Barack Obama has now made history as the first American of African descent to secure the nomination of a major political party for President of the United States. It is impossible to overstate the importance of this achievement. For 157 years as colonies and the first 89 years of independence, people like Barack Obama existed to toil as slaves in a land of liberty. Some 620,000 Americans died in the terrible struggle to determine whether that incongruity would continue or whether a step would be made along the path "to form a more perfect union," and to settle the proposition that, "No man is good enough to govern another man without that other's consent." Those words were spoken 150 years ago. I wonder what Abraham Lincoln would be thinking today.

Even after Emancipation the persistence of the old attitudes meant that another century would pass while people who looked like Barack Obama were relegated to the second class citizenship of Jim Crow. Thousands more lynchings, burnings, bombings and imprisonments attended the debate over the dream, "that one day my children will be judged by the content of their character rather than the color of their skin." These words were uttered 45 years ago. I wonder what Martin Luther King would be thinking today.

Today America took one more step on the long and difficult road to overcome the obstacles that have impeded the realization of its revolutionary founding ethic. Obama is sometimes criticized for speaking too much about hope. For someone who looks like him, what else could he possibly stand for? For nearly four centuries that was all that sustained an entire people. Forty years ago, in another campaign, one candidate said, "Some people see things as they are and ask why. I see things that never were and ask why not." I wonder what Bobby Kennedy would be thinking today.

Monday, June 2, 2008

Americans Not Fooled About Inflation

We bought a new heating and air conditioning system two years ago and have been keeping records of our energy usage and expenses ever since. Yesterday I got the latest gas bill. For the month ending May 15, 2008 the bill reported we used 35 therms worth of gas. That's exactly the amount we used in the same month in 2007. The dismaying thing was the bill itself: $53 this year compared to $41 last year.

$12 in a literal sense is not that big a deal. But the percentage increase of 29.3% in a single year is. It's astronomical. Evidence like this makes it hard to place any credence in "official" inflation estimates of 3.9% or even 4.8%.

I looked up some figures on food staples in the past year. Milk is up 26%, eggs 40%, flour 23%, ground beef 15%, chicken 13% and apples 18%. Commodity prices for corn are up 30% and wheat 270%.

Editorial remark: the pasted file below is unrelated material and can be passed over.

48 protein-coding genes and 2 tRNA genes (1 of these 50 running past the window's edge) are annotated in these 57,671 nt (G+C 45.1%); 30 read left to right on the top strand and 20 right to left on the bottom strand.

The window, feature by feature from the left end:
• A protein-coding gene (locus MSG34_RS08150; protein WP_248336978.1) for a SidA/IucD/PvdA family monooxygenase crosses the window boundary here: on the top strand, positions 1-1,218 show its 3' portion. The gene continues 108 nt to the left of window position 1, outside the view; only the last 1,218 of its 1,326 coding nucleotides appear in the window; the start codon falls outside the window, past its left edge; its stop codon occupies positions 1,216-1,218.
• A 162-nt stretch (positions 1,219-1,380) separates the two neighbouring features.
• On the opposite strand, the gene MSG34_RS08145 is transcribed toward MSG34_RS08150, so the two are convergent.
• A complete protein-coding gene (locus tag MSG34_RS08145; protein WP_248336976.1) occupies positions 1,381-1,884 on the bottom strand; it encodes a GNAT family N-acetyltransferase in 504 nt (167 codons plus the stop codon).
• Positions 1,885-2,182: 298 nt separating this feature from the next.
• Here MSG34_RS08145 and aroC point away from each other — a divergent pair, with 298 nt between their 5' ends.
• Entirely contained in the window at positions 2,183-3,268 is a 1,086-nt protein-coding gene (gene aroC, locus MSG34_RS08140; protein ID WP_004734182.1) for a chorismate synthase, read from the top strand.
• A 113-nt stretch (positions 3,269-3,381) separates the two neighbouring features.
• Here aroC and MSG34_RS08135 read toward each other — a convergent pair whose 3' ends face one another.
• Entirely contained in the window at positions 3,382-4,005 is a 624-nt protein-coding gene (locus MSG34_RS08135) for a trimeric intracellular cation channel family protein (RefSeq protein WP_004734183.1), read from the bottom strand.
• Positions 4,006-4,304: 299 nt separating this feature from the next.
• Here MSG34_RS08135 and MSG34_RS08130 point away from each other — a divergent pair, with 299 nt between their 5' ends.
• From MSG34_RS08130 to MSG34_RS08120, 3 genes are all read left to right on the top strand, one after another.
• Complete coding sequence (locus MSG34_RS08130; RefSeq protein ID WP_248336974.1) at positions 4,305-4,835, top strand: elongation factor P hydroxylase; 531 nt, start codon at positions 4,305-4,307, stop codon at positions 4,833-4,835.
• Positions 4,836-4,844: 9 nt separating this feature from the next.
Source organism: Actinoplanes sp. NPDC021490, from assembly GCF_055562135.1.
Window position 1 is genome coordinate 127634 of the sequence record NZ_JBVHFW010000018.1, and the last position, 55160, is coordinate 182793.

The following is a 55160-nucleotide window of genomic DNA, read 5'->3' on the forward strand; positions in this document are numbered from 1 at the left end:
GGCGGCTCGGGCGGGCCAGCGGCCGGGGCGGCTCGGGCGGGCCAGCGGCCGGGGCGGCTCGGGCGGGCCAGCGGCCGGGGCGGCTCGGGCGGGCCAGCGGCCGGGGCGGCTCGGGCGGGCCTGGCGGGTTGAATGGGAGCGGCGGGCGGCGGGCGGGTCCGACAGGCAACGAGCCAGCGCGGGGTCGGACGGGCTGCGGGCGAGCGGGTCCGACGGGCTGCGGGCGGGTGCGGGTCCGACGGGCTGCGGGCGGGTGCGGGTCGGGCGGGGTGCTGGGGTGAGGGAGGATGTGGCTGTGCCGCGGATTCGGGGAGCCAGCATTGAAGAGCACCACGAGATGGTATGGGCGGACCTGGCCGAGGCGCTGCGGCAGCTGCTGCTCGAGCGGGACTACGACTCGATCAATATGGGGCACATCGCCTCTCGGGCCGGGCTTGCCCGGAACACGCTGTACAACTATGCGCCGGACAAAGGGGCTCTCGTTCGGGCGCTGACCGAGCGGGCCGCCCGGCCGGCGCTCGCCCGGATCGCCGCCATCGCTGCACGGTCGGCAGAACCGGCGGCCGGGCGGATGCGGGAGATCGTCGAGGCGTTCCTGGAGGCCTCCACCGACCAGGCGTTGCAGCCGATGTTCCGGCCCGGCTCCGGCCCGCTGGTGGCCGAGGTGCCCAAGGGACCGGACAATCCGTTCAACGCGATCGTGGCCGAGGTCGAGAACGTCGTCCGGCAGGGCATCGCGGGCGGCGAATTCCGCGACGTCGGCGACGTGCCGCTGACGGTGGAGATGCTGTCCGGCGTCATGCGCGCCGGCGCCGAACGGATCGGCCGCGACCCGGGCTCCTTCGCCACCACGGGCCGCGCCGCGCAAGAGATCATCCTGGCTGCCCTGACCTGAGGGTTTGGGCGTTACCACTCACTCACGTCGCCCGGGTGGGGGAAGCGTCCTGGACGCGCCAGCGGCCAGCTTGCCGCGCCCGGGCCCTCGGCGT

I started today on energy, and it has been much in the news, of course. My electrical bill per kilowatt hour is up "only" 9%. Gasoline at the pump is up 28% this year, and the wholesale price of a barrel of oil has risen 400% in the past seven years.

Our health care provider, Blue Shield, is raising the rates by 12% for my employer this year. I'm grateful I'll be fortunate enough not to have to pay for that out of pocket, but it doesn't take a rocket scientist to understand those are funds that will not be available for raises.

The government has gamed the inflation calculations to exclude food and energy prices. It also modifies the figures based on "seasonal adjustments." These have the effect of understating the true impact for the obvious purpose of covering backsides in Washington. Such practices, combined with provisions that fail to count people as unemployed if they have lost their jobs and are no longer looking for work, allow those in power and their media defenders to contend that the economy is growing and that inflation and employment are low.

Faced with reality, however, the American people have caught on to the subterfuge. 82% tell pollsters the nation is "heading in the wrong direction" and nearly as many believe the country is in economic recession. It is no coincidence that "change" has therefore been the winning ticket in the presidential primaries this year. On the Republican side it has catapulted John McCain, who has a reputation as a "maverick" among Republicans, into position as the nominee. On the Democratic side it has brought the relatively poorly known Barack Obama, who ran from the beginning on "change you can believe in" against Hillary Clinton's "ready on day one" emphasis on experience to the threshold of his party's nomination.

Once this is over one can hope that the new administration, whose ever it is, will restore some economic honesty to the way the figures are compiled. You can, after all, fool all of the people some of the time, but you can't fool them forever.